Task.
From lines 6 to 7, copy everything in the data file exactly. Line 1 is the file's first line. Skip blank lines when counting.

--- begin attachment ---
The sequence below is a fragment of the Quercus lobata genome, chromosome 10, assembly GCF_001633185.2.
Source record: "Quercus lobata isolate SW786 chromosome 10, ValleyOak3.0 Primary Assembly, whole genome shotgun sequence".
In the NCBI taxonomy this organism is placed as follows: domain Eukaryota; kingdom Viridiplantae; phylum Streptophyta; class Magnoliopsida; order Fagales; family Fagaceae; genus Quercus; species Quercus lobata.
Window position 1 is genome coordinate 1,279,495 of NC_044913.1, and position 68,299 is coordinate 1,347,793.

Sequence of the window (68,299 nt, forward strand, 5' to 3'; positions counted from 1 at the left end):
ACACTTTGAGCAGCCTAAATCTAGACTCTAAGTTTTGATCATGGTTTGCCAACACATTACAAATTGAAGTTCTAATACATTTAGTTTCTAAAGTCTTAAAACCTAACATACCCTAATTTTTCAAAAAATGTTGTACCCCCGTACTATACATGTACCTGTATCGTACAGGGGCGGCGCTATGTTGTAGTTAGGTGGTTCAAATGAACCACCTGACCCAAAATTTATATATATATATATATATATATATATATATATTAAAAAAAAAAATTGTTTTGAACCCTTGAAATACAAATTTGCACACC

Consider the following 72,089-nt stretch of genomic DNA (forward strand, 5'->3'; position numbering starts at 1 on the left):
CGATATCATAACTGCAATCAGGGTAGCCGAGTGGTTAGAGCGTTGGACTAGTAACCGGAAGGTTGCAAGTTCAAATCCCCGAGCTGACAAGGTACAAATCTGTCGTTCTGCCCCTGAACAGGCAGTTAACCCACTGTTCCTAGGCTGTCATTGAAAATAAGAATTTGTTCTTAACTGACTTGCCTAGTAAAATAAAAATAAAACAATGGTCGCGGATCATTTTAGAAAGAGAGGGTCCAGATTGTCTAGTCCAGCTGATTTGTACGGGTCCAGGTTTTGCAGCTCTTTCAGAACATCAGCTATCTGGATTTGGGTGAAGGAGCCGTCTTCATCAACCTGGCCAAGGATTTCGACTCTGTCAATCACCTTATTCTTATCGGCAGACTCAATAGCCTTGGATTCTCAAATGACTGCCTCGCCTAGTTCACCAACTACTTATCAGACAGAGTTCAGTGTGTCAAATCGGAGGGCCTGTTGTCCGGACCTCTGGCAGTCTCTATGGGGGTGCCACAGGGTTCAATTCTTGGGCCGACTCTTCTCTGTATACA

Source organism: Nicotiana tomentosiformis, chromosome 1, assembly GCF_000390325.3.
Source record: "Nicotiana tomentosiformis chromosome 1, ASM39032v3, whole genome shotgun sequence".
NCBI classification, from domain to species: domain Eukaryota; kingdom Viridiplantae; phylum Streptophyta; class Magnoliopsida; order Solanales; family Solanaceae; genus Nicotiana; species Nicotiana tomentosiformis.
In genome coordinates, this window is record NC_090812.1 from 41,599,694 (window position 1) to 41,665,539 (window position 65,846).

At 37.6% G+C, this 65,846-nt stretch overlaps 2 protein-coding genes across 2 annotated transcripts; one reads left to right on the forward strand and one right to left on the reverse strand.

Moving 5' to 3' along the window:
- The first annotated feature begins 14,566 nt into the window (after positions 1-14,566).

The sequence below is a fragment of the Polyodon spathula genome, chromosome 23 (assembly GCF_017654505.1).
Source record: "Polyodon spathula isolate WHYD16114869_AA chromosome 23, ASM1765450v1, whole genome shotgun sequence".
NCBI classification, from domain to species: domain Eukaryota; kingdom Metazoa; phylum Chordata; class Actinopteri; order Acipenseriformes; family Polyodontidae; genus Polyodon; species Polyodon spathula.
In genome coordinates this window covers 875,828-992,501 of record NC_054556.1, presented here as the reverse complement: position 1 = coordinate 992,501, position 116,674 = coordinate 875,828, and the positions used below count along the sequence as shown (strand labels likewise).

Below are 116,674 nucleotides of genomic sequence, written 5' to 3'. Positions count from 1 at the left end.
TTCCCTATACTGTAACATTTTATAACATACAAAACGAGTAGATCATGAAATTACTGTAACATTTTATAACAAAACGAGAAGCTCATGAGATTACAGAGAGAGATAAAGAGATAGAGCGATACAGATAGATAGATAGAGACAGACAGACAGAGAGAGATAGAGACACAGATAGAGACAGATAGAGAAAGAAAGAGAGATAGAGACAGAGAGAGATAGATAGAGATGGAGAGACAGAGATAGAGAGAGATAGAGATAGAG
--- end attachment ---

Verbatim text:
ACACTTTGAGCAGCCTAAATCTAGACTCTAAGTTTTGATCATGGTTTGCCAACACATTACAAATTGAAGTTCTAATACATTTAGTTTCTAAAGTCTTAAAACCTAACATACCCTAATTTTTCAAAAAATGTTGTACCCCCGTACTATACATGTACCTGTATCGTACAGGGGCGGCGCTATGTTGTAGTTAGGTGGTTCAAATGAACCACCTGACCCAAAATTTATATATATATATATATATATATATATATATATTAAAAAAAAAAATTGTTTTGAACCCTTGAAATACAAATTTGCACACC

Consider the following 72,089-nt stretch of genomic DNA (forward strand, 5'->3'; position numbering starts at 1 on the left):